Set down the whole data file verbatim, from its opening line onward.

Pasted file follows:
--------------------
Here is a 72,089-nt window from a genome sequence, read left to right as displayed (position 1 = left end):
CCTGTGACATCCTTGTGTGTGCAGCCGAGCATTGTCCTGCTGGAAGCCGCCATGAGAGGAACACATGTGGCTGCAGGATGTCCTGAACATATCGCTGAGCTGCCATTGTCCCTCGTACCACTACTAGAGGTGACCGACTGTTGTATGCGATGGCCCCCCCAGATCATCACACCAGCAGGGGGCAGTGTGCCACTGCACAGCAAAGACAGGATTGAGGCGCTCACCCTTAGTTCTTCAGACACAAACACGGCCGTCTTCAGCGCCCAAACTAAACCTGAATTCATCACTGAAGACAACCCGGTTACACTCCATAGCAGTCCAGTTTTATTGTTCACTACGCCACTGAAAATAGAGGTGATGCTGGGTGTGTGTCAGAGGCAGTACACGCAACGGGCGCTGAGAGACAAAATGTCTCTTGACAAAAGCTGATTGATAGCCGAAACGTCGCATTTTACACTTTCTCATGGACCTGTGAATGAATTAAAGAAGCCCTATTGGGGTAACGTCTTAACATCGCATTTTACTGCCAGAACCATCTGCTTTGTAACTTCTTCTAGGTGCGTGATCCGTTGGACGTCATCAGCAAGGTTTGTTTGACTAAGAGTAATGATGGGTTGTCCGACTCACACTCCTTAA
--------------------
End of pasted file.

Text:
Here is a 72,089-nt window from a genome sequence, read left to right as displayed (position 1 = left end):
CCTGTGACATCCTTGTGTGTGCAGCCGAGCATTGTCCTGCTGGAAGCCGCCATGAGAGGAACACATGTGGCTGCAGGATGTCCTGAACATATCGCTGAGCTGCCATTGTCCCTCGTACCACTACTAGAGGTGACCGACTGTTGTATGCGATGGCCCCCCCAGATCATCACACCAGCAGGGGGCAGTGTGCCACTGCACAGCAAAGACAGGATTGAGGCGCTCACCCTTAGTTCTTCAGACACAAACACGGCCGTCTTCAGCGCCCAAACTAAACCTGAATTCATCACTGAAGACAACCCGGTTACACTCCATAGCAGTCCAGTTTTATTGTTCACTACGCCACTGAAAATAGAGGTGATGCTGGGTGTGTGTCAGAGGCAGTACACGCAACGGGCGCTGAGAGACAAAATGTCTCTTGACAAAAGCTGATTGATAGCCGAAACGTCGCATTTTACACTTTCTCATGGACCTGTGAATGAATTAAAGAAGCCCTATTGGGGTAACGTCTTAACATCGCATTTTACTGCCAGAACCATCTGCTTTGTAACTTCTTCTAGGTGCGTGATCCGTTGGACGTCATCAGCAAGGTTTGTTTGACTAAGAGTAATGATGGGTTGTCCGACTCACACTCCTTAA